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Multiple urethral anomalies: parameatal urethral cyst, penile curvature, incomplete hypospadiac anterior duplication of the urethra and distal hipospadias.

Case report

A 33-year-old male presented with a cystic lesion, situated at the external urethral meatus since birth. There were additional complaints of penile deviation and inability to void from the tip of the penis. On physical examination of the penis, we found two external urethral meatus located on the subcoronal and mid-penile hypospadias region in the proximal part. We also found the subcoronal meatus was 3 to 4 cm in length and blind ended; the other mid-penile urethra was open. In addition, a 9-mm diameter spherical cystic soft mass protruded outward from the edge of the left side of the external urethral meatus. A 40 to 50[degrees] dorsal penile deviation was found upon evaluating the patient's photo of the penis (Fig. 1). There were no urinary symptoms other than spraying of the downward urinary stream and poor cosmesis. The patient had no history of trauma, sexually transmitted diseases, or circumcision. No inflammatory signs were present. His blood counts, blood chemistry, urine analysis, and urine culture were normal.

The patient had multiple anomalies, such as parameatal cyst, urethral duplication, mid-penile hypospadias, and penile chordee. We performed a parameatal cyst excision and a duplicated urethra repair, then the hypospadias was repaired by a tubularized incised plate urethroplasty and the finally penile plication was done. The patient was discharged on postoperative day 1. A histopathological examination of the parameatal cyst wall revealed an outer surface covered by ceratinized stratified squamous epithelium and an inner surface of the dermis lined by pseudostratified columnar and squamous epithelium No inflammatory and malignancy signs were present. Postoperative follow-up at 15 days and 3 and 6 months were normal. Good cosmetic results were obtained, without meatal strictures, penil deviation, cyst recurrence, and urine flow problems.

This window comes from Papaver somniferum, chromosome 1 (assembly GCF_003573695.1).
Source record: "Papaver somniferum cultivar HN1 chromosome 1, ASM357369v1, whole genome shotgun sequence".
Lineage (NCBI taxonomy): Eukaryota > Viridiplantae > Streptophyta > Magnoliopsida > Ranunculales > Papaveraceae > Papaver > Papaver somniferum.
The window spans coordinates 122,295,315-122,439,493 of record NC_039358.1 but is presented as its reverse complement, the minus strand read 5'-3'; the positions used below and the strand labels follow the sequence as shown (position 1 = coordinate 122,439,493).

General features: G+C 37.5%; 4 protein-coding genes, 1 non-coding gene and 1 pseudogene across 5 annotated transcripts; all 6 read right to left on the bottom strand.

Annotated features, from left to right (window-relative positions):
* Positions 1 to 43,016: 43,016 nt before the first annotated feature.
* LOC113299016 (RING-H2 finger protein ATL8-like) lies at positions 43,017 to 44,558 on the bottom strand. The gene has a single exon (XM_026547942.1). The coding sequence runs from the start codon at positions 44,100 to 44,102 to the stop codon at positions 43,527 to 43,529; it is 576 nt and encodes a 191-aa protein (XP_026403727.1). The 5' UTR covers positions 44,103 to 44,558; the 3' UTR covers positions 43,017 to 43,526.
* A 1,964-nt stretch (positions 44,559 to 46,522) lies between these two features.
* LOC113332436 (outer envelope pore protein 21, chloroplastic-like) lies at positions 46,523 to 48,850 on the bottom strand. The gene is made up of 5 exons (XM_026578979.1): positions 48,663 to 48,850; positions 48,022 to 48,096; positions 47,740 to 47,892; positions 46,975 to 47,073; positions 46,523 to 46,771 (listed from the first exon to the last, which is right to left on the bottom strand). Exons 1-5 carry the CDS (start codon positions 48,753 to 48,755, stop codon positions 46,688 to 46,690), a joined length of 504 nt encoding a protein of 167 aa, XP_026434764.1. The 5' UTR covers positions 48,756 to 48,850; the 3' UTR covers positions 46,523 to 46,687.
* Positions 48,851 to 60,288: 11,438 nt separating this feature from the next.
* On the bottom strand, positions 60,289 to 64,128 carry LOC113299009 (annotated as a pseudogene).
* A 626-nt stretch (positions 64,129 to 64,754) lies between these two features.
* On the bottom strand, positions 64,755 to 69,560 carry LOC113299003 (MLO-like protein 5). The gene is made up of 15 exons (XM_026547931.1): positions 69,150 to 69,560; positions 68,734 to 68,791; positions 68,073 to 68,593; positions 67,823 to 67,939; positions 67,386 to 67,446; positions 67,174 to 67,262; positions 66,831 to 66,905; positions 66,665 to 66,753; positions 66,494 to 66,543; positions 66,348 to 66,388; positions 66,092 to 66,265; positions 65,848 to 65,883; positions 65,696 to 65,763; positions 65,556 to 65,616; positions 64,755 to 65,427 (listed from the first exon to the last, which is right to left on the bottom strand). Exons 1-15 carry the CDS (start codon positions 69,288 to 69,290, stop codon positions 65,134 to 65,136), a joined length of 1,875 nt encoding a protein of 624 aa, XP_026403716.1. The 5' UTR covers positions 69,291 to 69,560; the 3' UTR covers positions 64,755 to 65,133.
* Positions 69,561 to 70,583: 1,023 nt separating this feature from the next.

Urethral duplication is an extremely rare congenital malformation, but various clinical manifestations and treatments have been well-defined. (1) Several types of anatomic variations have been identified with the accessory urethra, being complete or incomplete, epispadic, hypospadic, normotopic or perineoanal. Urethral duplication is often linked to other anomalies. (2,3)

The embryology is unclear; however, several embryological theories have been suggested. Casselman and Williams (4) indicated that a partial failure or an irregularity of the ingrowth of the lateral mesoderm between the ectodermal and layers of the cloacal membrane in the midline accounts for the forms with a dorsal epispadiac channel. Das and Brosman (5) reported that the abnormal termination of the mullarian duct was responsible for urethral duplication. Rica and colleagues (6) stated that asymmetry in the closure of the urorectal septum results in an urethraperineal fistula.

Urethral duplication can be classified into three types using Effmann's classification (Fig. 2). (7) In our case, the urethral meatus did not end at the glans and therefore does not fit in this classification; the only structural similarity to the Type I duplication is the partial duplication. The meatus completely opened in the part of the spongiosum and was ventrally located (Fig. 3).